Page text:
Plea Letter at p 8, Appellant App. Vol. I at 79-80 (emphasis added). Given the District Court's finding that Appellant was intelligent and experienced with the criminal justice system, Carr I, slip op. at 18, 20, and that Appellant said he had reviewed the plea letter before signing it, Appellant App. Vol. I at 156, we may reasonably infer that Appellant knew about the infirmity in his prior conviction and its consequences for sentencing. Therefore, Appellant has failed to show that there is a reasonable probability that but for O'Donnell's failure to tell him about a possible infirmity in a prior conviction, Appellant would not have pleaded guilty and would have insisted on going to trial. Since Appellant fails to show prejudice, this claim fails Strickland. See Strickland, 466 U.S. at 697, 104 S. Ct. at 2069 (" [A] court need not determine whether counsel's performance was deficient before examining the prejudice suffered by the defendant as a result of the alleged deficiencies.").

Finally, Appellant contends that O'Donnell breached his duty of loyalty to his client by pursuing a plea bargain against Appellant's wishes and thereafter coercing Appellant to accept the plea bargain. See Strickland v. Washington, 466 U.S. 668, 688, 104 S. Ct. 2052, 2065, 80 L. Ed. 2d 674 (1984) (noting "counsel owes the client a duty of loyalty, a duty to avoid conflicts of interest."). Appellant implies that O'Donnell, by forcefully advocating that Appellant accept the plea bargain, was working on behalf of the government, not his client. The District Court's factual findings contradict this claim: "Mr. O'Donnell's assistance to Mr. Carr was thorough, dedicated and served the defendant's best interest." Carr I, slip op. at 19. We find nothing in the record to indicate otherwise. Regarding O'Donnell's attempts to convince his client to agree to the plea bargain rather than go to trial, the court noted, "O'Donnell investigated the case and concluded that there was a high possibility that Carr would be convicted and ... that it was therefore best to investigate a plea bargain." United States v. Wesley Alan Carr, "Carr II", No. 94-CR-46, slip op. at 2 (D.Wyo Feb. 8, 1995). Given the weight of evidence against Appellant and the high probability of a lengthy sentence, it was perfectly reasonable for O'Donnell to discuss a plea bargain with the government and his client--and even to attempt to convince his client that accepting the plea bargain was in his best interest--while simultaneously preparing a defense for trial. We therefore hold that Appellant has not satisfied the first Strickland prong with respect to his "duty of loyalty" claim. In conclusion, we hold that Appellant entered the guilty plea voluntarily.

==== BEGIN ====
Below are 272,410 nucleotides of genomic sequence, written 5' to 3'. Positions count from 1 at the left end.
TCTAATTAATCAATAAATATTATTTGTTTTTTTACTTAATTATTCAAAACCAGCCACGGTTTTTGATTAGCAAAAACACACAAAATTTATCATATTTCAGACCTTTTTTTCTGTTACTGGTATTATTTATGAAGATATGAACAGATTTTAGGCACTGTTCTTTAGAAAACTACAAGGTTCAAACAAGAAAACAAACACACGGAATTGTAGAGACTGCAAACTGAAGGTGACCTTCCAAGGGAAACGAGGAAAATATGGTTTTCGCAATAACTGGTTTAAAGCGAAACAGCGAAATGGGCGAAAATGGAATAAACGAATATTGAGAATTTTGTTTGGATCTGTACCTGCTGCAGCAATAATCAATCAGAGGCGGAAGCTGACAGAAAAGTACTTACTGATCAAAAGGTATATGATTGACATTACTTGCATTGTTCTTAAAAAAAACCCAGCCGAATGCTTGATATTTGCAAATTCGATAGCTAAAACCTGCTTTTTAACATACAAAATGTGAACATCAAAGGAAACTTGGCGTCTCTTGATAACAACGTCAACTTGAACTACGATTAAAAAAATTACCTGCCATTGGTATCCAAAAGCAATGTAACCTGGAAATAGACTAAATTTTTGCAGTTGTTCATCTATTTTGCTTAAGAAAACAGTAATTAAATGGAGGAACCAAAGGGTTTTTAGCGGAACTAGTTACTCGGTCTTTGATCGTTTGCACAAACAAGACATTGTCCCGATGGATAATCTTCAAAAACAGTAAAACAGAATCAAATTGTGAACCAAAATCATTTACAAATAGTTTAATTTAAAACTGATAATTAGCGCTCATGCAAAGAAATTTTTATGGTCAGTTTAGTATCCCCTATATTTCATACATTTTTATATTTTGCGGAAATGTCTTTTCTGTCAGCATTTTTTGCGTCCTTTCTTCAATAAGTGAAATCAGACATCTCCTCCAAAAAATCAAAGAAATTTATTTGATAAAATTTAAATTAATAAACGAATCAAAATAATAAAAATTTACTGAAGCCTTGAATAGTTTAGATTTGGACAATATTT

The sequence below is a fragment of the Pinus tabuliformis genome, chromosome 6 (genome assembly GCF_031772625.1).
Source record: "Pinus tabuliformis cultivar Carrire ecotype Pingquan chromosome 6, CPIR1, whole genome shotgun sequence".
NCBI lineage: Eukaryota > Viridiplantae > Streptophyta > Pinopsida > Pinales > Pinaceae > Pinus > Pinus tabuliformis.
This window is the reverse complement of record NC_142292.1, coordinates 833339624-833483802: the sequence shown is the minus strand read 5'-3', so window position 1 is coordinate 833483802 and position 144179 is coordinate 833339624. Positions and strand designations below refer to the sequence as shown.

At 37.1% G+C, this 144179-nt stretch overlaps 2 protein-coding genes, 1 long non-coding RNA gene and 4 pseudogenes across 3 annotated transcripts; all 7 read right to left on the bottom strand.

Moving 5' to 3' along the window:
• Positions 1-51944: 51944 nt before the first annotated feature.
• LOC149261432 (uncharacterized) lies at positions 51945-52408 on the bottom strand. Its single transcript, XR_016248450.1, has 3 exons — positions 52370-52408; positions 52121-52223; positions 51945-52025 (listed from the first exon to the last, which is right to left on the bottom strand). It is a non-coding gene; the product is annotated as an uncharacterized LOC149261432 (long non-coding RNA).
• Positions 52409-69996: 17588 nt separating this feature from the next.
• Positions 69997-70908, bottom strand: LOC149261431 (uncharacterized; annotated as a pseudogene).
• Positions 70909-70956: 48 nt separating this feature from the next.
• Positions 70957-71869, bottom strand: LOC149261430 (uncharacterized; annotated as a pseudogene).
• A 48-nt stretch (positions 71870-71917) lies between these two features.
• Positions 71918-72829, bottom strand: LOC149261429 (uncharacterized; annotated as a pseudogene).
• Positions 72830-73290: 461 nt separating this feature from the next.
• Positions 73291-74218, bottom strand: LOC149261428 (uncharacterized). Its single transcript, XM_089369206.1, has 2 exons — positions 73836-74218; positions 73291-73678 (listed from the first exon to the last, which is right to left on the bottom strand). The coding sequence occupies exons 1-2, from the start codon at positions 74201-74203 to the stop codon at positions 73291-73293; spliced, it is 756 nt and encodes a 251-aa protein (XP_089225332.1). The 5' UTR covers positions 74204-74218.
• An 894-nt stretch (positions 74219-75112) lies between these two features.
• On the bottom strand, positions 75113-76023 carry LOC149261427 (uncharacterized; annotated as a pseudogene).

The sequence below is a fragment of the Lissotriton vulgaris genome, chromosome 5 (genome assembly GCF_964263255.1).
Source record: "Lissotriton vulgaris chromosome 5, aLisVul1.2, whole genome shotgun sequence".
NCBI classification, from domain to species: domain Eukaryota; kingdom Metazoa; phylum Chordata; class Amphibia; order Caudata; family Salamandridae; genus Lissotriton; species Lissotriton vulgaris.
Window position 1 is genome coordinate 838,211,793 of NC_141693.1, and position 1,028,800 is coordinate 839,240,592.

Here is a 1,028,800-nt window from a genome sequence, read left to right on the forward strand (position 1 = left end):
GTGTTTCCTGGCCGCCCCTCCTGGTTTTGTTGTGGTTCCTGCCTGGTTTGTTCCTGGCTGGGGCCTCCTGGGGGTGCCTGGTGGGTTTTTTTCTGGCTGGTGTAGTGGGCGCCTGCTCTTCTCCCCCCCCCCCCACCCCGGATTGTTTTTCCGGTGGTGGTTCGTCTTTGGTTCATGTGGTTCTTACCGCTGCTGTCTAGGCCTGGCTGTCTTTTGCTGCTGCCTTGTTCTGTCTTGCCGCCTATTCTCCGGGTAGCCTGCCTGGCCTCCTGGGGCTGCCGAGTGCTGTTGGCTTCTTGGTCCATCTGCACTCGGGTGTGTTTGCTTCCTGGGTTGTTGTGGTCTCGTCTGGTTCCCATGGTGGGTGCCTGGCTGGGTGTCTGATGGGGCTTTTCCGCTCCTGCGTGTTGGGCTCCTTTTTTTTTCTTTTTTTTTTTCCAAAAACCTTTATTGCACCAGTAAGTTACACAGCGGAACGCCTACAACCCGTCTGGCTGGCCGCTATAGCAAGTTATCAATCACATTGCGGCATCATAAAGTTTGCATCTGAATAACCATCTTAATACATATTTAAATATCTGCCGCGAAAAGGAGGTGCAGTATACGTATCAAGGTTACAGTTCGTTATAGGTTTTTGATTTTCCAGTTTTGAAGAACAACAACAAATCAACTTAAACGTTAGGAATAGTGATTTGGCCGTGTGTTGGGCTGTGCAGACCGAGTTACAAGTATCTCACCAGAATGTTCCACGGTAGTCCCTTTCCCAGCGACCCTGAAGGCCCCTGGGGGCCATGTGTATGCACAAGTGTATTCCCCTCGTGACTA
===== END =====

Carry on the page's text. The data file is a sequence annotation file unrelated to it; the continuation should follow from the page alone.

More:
B. Propriety of Court's Denial of Motion to Withdraw Plea

We review the District Court's denial of Appellant's motion to withdraw his guilty plea for abuse of discretion. United States v. Wade, 940 F.2d 1375, 1376 (10th Cir. 1991). We will not reverse unless Appellant can show that the trial court acted unjustly or unfairly. United States v. Gordon, 4 F.3d 1567, 1573 (10th Cir. 1993), cert. denied, --- U.S. ----, 114 S. Ct. 1236, 127 L. Ed. 2d 579 (1994). Federal Rule of Criminal Procedure 32(d) states that if a motion to withdraw is made before sentencing, a district court "may permit withdrawal of the plea upon a showing by the defendant of any fair and just reason." Although the burden is on the defendant to show such a reason, we have held that motions to withdraw guilty pleas before sentencing are to be freely allowed, viewed with favor, treated with liberality, and given a great deal of latitude. United States v. Wade, 940 F.2d 1375, 1377 (10th Cir. 1991); United States v. Rhodes, 913 F.2d 839, 845 (10th Cir. 1990), cert. denied, 498 U.S. 1122, 111 S. Ct. 1079, 112 L. Ed. 2d 1184 (1991).

This Court has enumerated the following factors to consider in determining whether an accused has met the burden of establishing that there is a fair and just reason for allowing withdrawal of a guilty plea: